Do not stress about losing class time because for God’s sakes, there will always be a kid that’s behind. Lose all the class time necessary to make it through the year. The most important in that classroom is you and you alone. It isn’t little Ann, Sade, Ariana, Bryson, or Ramon. If they fail on something, they get a red mark and another chance. Never forget that children need failure, but also teach them to overcome it. However, if you, as the first year teacher, fail something, it is your butt on the line. Or worse, if you break mentally, you’ve ensured that every child under you has failed for that entire year. Worry about yourself no bigger picture.

Bluntly speaking, kids are stupid, at best, and beasts without a conscience at worst. And perhaps the most stunning thing is that no one will believe you unless they’ve been a teacher. Parents will underestimate your competence because they’ve raised such a “fine specimen” to contribute to society, so why can’t you? Even our current (as of 2017) education secretary, Betsy Devos, used that as a qualification to lead all of the United States’ Education (more on her later, but ponder that for a moment). Even non-parents will belabor that teachers should stop complaining because they get summers off and that anyone can take care of children. Bull Fucking Shit. It is infuriating to hear people belittle an educator’s job just because they’ve babysat, tutored, or had to volunteer at some event that dealt with children. Taking care of a child or 3-4 children that you may have some relation to is dimensionally different from leading a class of 40 hormonal teenagers, who do not know or respect you and definitely do not want to be there.

And no, you don’t have any real leverage. Remove from clubs? They don’t participate in any. Call the parents? Parents don’t have time or fucks to give. Fail the kid? They’re going to get passed up anyways because no one wants them there. Suspension? No way, that’s money lost due to how attendance works. So in the end, you have a mob of creatures with underdeveloped prefrontal cortexes that you not only have to manage and keep safe, but you must educate successfully as well, sometimes within the span of 50 minutes or less per day. If you can’t, then students will have no remorse about having their way in the classroom. Like the saying goes, “if you don’t have a plan for them, they’ll have a plan for you.”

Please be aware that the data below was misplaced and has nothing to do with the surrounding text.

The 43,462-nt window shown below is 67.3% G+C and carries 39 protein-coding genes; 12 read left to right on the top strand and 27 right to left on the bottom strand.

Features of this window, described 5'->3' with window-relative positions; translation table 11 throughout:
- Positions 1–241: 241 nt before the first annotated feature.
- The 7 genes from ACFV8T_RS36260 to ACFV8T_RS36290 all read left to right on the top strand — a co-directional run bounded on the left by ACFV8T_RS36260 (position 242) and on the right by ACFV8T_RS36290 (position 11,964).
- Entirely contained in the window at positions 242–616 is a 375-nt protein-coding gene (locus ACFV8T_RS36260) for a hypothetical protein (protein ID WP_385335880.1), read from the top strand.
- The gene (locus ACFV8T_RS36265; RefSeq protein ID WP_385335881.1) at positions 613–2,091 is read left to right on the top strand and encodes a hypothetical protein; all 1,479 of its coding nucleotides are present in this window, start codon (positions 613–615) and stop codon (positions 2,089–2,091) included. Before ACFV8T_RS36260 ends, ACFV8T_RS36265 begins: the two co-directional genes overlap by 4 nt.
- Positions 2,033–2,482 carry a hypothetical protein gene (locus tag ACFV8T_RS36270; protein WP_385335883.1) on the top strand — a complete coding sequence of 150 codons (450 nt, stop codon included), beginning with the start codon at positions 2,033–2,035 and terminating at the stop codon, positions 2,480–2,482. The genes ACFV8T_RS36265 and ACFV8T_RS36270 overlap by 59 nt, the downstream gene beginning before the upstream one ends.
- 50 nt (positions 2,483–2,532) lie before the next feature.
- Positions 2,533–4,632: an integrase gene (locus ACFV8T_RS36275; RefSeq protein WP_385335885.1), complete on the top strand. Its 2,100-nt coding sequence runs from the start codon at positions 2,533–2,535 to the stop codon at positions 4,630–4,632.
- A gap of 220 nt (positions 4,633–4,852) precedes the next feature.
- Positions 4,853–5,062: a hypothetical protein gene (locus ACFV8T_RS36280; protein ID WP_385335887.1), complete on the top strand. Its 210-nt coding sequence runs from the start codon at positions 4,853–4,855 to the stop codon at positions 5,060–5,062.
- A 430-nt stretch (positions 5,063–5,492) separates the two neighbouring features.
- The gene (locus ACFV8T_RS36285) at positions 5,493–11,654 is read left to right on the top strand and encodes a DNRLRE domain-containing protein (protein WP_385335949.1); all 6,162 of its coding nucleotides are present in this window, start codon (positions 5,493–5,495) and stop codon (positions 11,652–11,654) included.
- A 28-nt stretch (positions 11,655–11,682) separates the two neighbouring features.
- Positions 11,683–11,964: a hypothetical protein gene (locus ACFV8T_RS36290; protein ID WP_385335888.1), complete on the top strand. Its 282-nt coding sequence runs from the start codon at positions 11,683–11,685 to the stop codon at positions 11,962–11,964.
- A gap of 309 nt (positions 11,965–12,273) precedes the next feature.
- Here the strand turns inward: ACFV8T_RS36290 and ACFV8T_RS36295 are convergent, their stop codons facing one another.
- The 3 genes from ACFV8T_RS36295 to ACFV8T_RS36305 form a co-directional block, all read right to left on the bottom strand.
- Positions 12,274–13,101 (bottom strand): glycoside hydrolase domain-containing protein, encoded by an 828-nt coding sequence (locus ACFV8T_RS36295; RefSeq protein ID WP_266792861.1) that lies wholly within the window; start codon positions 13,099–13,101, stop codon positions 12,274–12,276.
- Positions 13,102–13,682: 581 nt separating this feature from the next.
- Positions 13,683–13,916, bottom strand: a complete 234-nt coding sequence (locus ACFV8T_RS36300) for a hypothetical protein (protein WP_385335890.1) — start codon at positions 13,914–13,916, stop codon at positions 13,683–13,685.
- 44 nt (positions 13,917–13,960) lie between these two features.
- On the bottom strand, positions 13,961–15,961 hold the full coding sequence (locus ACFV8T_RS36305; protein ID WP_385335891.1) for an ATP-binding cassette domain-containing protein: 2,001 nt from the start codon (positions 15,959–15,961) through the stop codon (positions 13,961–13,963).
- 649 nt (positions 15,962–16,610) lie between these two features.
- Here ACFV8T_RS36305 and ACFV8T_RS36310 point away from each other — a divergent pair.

Before I get angry emails and death threats, I should clarify my position on the previous paragraphs. There is one essential caveat to all my cynicism—you must keep trying. It seems like paradoxical advice. Keep trying, but half-ass your teaching? Yes, because teaching is a never-ending marathon, not a sprint. A teacher can not burnout before the year ends. Your students may only see you 45 minutes a day or all day, but wasted time pales in comparison to a burnt-out teacher. It’s easy to think otherwise—to believe that your youthful exuberance can carry you through any amount of work because goshdarnit, every child WILL become excellent under guidance.

Yet, the continuous 60-80 hour work-week, the lack of confidence from superiors, and the entire ungratefulness of certain students that seem to fight you, sometimes literally, even though you’re trying to help and teach them how to be a proper human being, or at least pretend to be a proper human being, so they’re not staring down the barrel of a gun…those things will erode you and your ideals, and above all, your hope. No teacher can give 120% all the time, not without sacrificing parts of themselves as a Faustian bargain, so please believe me when I say “put yourself first.”

The roots of education are bitter, but the fruit is sweet.— Aristotle